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A Weight-Loss Device Aims To Curb Hunger By Zapping A Nerve

Electrical impulses generated by a pacemaker-like device are transmitted to the vagus nerve by electrodes.
Electrical impulses generated by a pacemaker-like device are transmitted to the vagus nerve by electrodes.

What if you could zap your hunger away? A device approved by the U.S. Food and Drug Administration on Wednesday promises to do just that.

The VBLOC vagal blocking device, developed by EnteroMedics of St. Paul, Minn., generates an electrical pulse in the vagus nerve, perhaps blocking communication between the brain and stomach . Normally, the nerve helps tell the brain whether the stomach is empty or full, among many other tasks.

"I suspect it blinds the brain of what's going on in the gastrointestinal tract," says Dr. Scott Shikora, director of the Center for Metabolic and Bariatric Surgery at Brigham and Women's Hospital and consulting chief medical officer to EnteroMedics. However, researchers don't really know why stimulating the vagus nerve might make people feel less hungry.

"A lot of the interest in the vagus nerve as an avenue to promote weight loss stems from animal studies that found that stimulating the vagus nerve close to the stomach resulted in weight loss and decreased eating," psychologist Jamie Bodenlos at Hobart and William Smith Colleges, who is unaffiliated with the device, told Shots via email.

Zapping the vagus nerve is not a new therapy. Vagus nerve stimulation has been approved by the FDA to treat chronic or recurrent depression that doesn't respond to treatment, as well as epilepsy. It also can be used for patients with gasteroparesis, a condition when the stomach doesn't empty completely.

The device is intended to interrupt signals sent from the stomach to the brain.
/ EnteroMedics
The device is intended to interrupt signals sent from the stomach to the brain.

But VNS is not considered a first-line solution for those disorders, and it won't be for obesity, either.

This device won't be for most people who need to lose weight. It's only approved for patients over 18 who have unsuccessfully tried a weight loss program, have a body mass index of 35 to 45 and have an additional obesity-related illness like Type 2 diabetes.

The system includes three implanted devices. There's a pulse generator that sends electrical impulses, placed in the upper left chest, and two lead wires that are placed on the vagus nerve in the abdomen. Outside the body, the signals can be modified by a controller that attaches to a battery charger and a transmitter coil.

In a clinical trial, published in the September 2014 issue of JAMA, the journal of the American Medical Association, 233 patients in Australia and the United States with a BMI of 35 or greater used the device for 18 months. Some had it turned on, while others had the device implanted but inactive.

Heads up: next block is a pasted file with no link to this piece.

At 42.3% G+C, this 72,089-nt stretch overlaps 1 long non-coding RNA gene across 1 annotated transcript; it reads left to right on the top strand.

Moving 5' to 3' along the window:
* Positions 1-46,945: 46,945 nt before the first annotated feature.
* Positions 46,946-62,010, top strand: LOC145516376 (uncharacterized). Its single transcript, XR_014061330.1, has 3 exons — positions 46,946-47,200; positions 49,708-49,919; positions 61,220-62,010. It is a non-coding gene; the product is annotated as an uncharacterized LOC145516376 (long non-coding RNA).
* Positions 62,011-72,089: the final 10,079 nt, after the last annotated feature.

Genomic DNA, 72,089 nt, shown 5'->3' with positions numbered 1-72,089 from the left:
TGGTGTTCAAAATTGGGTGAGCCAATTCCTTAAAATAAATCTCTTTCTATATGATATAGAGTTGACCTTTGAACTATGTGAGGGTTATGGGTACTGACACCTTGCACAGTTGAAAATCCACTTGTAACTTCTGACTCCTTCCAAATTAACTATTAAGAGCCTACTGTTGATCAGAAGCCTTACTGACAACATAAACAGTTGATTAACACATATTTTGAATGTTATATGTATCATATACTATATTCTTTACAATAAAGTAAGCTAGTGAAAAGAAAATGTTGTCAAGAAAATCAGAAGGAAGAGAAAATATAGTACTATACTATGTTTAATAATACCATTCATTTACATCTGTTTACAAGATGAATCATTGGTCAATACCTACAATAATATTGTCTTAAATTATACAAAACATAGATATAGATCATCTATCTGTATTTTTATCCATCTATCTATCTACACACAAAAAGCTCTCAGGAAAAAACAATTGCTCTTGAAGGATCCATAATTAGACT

The participants had an average BMI of 41, which means a person who is 5 foot 8 would weigh 270 pounds. They were considered about 97 pounds overweight on average.

After 12 months, the group using an active device had lost about 24 percent of that excess weight, or 9 percent of their total body weight. That's compared to the people with the sham devices, who lost 16 percent of excess weight, or about 6 percent of body weight. The people who had the sham devices probably lost weight because of the placebo effect, the researchers speculate, and also because all of the people in the study were participating in a diet and exercise program.

The people using the active devices did say they were less hungry. About 4 percent of people reported serious adverse events, including surgical complications, pain at the electrode sites, heartburn, and abdominal pain.

Although the device didn't help people lose 10 percent more excess weight, than the control group, which was the study's target, the FDA Advisory Committee on Gastroenterology-Urology Devices found that the benefits were still significant enough to approve the device for patients meeting certain criteria.

Researchers not involved with the device caution that the results show only moderate weight loss and shouldn't be overstated.

"It is possible that this will be a component of treatment of obesity, but it's too early to tell," says Dr. Dario Englot, a neurosurgeon at the University of California San Francisco who has studied vagus nerve stimulation for epilepsy. "It's also possible that the effects that have been seen are the result of coincidence and this is going to be a fad that falls by the wayside."

However, Englot says, "Because obesity is such a problem, I think it's a positive step to try new treatments as long as we know that they're safe, and we know now that this is relatively safe."

The FDA hadn't approved an obesity device since September 2007, when the Realize gastric band was approved for bariatric surgery.

The FDA has ordered EnteroMedics to follow at least 100 additional patients over the next five years to collect safety and effectiveness data on weight loss and side effects with the device.

According to the company, they're working on getting insurance coverage for the device. They say pricing will be comparable to other bariatric procedures, in the $10,000 to $30,000 range.

But, says Englot, the best tool against obesity "continues to be a diet and exercise regime – and no surgical procedure or device is going to replace that."

Copyright 2021 NPR. To see more, visit https://www.npr.org.

Alison Bruzek